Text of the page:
Researchers at the University of Bristol, led by Dr. Adam Perriman, have hypothesized that using stem cells that are “welded together” may be the key to healing chronic wounds that often result from diabetes and other afflictions. The research involves using mesenchymal stem cells (the same type of stem cells found in teeth) and modifying their membranes so that the cells adhere to one another.
A collaborative effort from German and Italian researchers allowed a child dying from severe epidermolysis bullosa (EB) to lead a healthy, normal life. EB is a genetic disorder which causes the top layer of the skin (epidermis) to become extremely fragile and easily blister-prone. Patients with EB typically do not live past the age of 30, given the exorbitant risk of infections and other complications of having “paper thin” skin, and there is currently no cure. However, a recent experimental skin graft, made from the patient’s own stem cells, allowed a young boy to return to normalcy. The graft’s success comes from a technique of genetic engineering to correct the defective gene that causes EB in immature stem cells, and then develops those stem cells into layers of epithelial tissue and applies them to the patient’s affected areas. Though the risk of such procedures is high, using the patient’s own cells minimizes the risk of rejection and provides a safer alternative to merely enduring this disease.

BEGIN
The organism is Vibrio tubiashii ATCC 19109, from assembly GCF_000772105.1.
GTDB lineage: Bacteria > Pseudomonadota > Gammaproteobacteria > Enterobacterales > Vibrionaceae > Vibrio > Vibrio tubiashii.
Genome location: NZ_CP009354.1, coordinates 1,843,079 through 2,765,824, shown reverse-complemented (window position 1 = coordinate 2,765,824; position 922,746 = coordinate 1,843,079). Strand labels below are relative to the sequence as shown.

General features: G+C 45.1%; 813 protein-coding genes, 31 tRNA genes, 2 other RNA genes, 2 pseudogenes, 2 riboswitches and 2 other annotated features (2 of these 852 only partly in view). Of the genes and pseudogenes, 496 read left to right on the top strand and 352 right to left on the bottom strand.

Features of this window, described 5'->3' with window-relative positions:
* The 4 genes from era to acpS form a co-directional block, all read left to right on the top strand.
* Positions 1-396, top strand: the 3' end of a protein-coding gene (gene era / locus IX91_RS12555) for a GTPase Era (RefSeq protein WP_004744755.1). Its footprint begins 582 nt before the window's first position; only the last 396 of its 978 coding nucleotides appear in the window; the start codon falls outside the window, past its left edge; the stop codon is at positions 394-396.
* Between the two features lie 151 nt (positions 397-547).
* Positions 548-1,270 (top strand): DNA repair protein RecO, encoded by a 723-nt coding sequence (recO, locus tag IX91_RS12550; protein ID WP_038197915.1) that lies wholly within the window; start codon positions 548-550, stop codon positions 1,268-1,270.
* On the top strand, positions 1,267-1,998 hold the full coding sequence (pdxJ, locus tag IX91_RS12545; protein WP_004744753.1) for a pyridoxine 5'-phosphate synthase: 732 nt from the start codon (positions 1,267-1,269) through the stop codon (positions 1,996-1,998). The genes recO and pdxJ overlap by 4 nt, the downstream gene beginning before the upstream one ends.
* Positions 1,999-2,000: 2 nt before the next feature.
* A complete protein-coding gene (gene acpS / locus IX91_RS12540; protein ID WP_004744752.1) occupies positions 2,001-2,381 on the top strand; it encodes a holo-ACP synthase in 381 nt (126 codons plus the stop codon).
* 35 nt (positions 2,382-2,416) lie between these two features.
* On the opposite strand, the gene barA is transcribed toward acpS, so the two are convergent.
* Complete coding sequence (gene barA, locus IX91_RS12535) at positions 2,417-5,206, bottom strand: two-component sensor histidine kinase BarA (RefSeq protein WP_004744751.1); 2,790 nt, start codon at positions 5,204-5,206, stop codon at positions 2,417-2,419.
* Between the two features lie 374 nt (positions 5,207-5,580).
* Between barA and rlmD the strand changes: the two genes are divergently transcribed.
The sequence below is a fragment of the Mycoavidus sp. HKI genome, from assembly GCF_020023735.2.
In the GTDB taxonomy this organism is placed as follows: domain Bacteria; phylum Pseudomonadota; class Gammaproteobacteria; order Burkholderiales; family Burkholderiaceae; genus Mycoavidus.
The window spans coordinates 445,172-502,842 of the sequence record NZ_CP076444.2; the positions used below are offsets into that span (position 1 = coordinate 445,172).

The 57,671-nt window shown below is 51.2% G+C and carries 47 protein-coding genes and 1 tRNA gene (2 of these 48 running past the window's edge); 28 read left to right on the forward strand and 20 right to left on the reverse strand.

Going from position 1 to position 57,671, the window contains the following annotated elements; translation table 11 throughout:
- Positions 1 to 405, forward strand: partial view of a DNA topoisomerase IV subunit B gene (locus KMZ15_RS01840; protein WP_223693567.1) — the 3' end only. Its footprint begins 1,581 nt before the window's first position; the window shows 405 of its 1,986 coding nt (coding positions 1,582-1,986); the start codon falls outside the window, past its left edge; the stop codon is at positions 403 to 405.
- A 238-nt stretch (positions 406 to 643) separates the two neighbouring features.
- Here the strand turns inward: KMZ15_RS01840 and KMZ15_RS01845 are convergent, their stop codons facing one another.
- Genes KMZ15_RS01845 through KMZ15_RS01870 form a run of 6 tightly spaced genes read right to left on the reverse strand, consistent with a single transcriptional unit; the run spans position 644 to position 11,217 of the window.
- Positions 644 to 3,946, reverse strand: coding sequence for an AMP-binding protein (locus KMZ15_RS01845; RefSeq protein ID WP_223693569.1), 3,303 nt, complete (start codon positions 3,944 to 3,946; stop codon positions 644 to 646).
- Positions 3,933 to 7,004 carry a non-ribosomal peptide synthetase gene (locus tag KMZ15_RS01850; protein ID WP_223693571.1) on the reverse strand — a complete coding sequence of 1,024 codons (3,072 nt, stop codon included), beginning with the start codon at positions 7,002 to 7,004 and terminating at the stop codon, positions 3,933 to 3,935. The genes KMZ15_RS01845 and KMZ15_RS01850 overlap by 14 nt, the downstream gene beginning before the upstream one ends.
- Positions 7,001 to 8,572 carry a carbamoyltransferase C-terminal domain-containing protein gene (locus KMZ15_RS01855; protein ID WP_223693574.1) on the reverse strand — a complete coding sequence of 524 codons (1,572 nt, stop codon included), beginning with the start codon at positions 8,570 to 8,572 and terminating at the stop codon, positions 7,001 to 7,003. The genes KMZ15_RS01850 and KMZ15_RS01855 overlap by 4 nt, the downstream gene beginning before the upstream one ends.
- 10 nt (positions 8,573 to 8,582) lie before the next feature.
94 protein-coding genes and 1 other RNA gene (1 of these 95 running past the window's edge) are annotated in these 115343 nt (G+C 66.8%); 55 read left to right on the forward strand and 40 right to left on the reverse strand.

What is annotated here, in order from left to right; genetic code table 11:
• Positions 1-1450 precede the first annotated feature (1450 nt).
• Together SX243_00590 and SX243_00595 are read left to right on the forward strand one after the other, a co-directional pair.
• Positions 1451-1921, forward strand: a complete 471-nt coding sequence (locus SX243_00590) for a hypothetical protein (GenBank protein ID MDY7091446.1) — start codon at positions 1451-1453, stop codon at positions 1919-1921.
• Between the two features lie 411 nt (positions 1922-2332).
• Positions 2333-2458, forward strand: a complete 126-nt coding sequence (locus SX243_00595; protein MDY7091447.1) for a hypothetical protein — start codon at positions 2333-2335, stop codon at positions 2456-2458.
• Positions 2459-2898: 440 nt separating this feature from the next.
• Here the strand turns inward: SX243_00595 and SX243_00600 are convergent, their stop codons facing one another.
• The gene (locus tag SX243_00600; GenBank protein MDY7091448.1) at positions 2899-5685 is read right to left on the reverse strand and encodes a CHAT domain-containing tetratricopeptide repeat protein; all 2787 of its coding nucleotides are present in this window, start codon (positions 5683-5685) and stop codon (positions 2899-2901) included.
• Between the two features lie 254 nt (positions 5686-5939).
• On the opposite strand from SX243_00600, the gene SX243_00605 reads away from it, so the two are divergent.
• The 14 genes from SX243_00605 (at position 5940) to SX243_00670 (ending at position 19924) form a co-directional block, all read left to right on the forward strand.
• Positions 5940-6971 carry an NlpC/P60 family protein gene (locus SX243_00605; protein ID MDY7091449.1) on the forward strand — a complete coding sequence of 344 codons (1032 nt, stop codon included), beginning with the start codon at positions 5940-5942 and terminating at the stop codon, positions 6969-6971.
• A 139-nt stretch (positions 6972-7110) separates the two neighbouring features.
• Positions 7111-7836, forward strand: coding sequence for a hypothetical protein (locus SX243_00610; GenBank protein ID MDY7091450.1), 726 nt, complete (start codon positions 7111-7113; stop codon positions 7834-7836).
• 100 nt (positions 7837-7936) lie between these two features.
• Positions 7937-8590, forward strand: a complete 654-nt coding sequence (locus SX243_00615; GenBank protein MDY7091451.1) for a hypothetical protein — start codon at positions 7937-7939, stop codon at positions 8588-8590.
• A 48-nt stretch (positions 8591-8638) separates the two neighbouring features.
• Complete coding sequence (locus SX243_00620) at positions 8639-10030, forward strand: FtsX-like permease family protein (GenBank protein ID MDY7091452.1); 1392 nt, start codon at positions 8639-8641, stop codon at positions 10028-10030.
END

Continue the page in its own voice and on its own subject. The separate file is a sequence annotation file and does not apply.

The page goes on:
Researchers at the University of Chicago have developed a skin graft utilizing engineered stem cells that can trigger the release of insulin and successfully regulate blood sugar levels, as well as prevent weight gain when consuming a high-fat diet. This revolutionary treatment could eliminate the pain and discomfort from current methods of monitoring and regulating blood sugar through injections. The stem cells in the graft were engineered, with the use of CRISPR, to release a hormone that mimics glucagon (called GLP-1) and trigger the pancreas to release insulin. GLP-1 is also shown to combat obesity due to its appetite suppressing properties. The engineered stem cells formed into a layer of skin tissue and were applied to the subjects. In animal models, 80% of the diabetic mice receiving the engineered skin graft exhibited the release of insulin following food consumption resulting in lower blood glucose levels and reduced body weight.